It is not unusual for the differences between the gender pay gap and equal pay to be blurred. The two focus on the same concept, ensuring that women receive the same pay as men in the workplace, but they are two separate issues which place different obligations on employers.
Equal pay relates to men and women receiving equal pay for equal work, whereas, the gender pay gap is a measure of the disparity in pay between the average earnings of male and females. It does not relate to equal work and, instead, relates to other factors such as part-time working, taking time out of work for family and caring responsibilities and returning to work in lower roles.
Under the Equal Pay Act 2010, employers are legally obliged to pay men and women equally where they are carrying out equal work. This is not as straightforward as it appears because equal work covers those doing 'like work', 'work rated as equivalent' and 'work of equal value'. Some employers struggle with this determination and may need to have a job evaluation carried out to review the equivalence of work in their business. Differences in pay between men and women can be justified by employers if there is a genuine material factor unconnected to gender which explains the difference. This includes factors such as location, market forces and levels of experience.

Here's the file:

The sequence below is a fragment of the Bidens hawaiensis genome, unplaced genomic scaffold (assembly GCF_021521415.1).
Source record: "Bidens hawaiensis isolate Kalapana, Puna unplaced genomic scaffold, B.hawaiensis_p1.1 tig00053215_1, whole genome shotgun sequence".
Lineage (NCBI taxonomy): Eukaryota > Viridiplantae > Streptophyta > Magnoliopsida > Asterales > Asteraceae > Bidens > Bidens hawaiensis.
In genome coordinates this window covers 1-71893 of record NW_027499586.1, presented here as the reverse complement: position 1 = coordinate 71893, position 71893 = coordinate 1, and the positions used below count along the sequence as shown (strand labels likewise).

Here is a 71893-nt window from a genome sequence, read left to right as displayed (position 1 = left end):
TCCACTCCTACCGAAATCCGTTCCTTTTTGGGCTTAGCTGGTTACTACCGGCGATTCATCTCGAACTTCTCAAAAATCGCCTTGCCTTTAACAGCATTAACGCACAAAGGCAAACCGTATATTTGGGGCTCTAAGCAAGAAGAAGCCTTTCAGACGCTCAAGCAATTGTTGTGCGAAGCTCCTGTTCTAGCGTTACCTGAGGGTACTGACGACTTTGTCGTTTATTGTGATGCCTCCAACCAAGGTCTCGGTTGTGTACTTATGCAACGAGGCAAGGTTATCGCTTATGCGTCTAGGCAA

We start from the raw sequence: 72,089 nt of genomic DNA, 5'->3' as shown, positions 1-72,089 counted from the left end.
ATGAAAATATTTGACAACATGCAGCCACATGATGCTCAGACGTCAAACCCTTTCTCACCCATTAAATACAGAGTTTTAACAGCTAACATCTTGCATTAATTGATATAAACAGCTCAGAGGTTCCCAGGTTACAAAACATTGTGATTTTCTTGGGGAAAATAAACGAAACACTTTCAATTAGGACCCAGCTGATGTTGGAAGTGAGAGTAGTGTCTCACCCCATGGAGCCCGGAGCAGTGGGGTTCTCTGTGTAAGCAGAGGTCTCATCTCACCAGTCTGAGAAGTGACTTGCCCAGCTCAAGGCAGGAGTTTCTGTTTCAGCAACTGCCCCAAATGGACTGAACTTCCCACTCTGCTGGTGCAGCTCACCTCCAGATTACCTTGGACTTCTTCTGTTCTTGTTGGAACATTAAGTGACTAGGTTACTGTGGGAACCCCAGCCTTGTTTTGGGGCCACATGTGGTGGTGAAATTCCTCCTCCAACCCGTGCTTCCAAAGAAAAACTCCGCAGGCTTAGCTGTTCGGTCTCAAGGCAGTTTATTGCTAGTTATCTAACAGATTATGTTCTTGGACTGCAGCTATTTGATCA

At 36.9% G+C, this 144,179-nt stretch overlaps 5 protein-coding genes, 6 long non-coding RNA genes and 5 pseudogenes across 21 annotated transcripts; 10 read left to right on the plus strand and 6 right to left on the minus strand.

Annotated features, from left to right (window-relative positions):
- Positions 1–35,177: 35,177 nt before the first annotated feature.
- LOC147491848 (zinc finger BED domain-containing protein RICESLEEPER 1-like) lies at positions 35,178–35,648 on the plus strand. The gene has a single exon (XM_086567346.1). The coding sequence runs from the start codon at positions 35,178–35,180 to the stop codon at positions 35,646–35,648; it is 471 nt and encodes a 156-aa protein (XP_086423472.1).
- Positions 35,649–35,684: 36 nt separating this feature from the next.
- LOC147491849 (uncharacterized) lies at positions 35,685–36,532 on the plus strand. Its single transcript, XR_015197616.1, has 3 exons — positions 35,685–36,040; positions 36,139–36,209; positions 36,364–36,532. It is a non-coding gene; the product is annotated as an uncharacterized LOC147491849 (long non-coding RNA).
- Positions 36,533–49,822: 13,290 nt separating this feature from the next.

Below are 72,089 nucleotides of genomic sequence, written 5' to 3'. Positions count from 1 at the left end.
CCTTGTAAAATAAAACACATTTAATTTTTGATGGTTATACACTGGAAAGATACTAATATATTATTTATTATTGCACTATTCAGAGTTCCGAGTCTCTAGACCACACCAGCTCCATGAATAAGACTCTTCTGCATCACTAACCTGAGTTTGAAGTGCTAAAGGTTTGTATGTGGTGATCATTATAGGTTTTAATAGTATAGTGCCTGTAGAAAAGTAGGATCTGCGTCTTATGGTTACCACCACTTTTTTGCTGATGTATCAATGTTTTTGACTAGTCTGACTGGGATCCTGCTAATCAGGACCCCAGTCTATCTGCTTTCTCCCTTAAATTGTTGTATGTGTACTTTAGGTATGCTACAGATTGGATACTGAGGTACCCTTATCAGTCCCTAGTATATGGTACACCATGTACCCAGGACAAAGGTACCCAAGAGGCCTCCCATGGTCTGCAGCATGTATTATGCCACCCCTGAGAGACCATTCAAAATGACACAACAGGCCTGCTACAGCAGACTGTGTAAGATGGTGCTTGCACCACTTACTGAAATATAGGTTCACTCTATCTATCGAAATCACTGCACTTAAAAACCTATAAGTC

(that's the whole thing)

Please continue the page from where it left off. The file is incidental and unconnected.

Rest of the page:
Until recently, employers have not been required to take any action with regard to the gender pay gap, however, this has changed with the introduction of gender pay gap reporting for large employers. New laws require employers with 250 or more employees to review pay data from April 2017, calculate information such as the overall mean and median pay gap and publish a report by April 2018. Whilst the reporting requirement does not force employers to fix the gap in their business, it will alert employers to this issue in their business so they can take action if they wish.
The failure to comply with equal pay laws can leave employers facing an expensive tribunal claim. Successful claimants are entitled to receive the difference in their pay for up to six previous years, including interest. Currently, there are no financial penalties in place for employers who do not publish their gender pay gap report. It is expected that any companies who fail to comply with this requirement will be publicly 'named and shamed' so they may face reputational damage and this could have a knock on effect on recruitment and retention.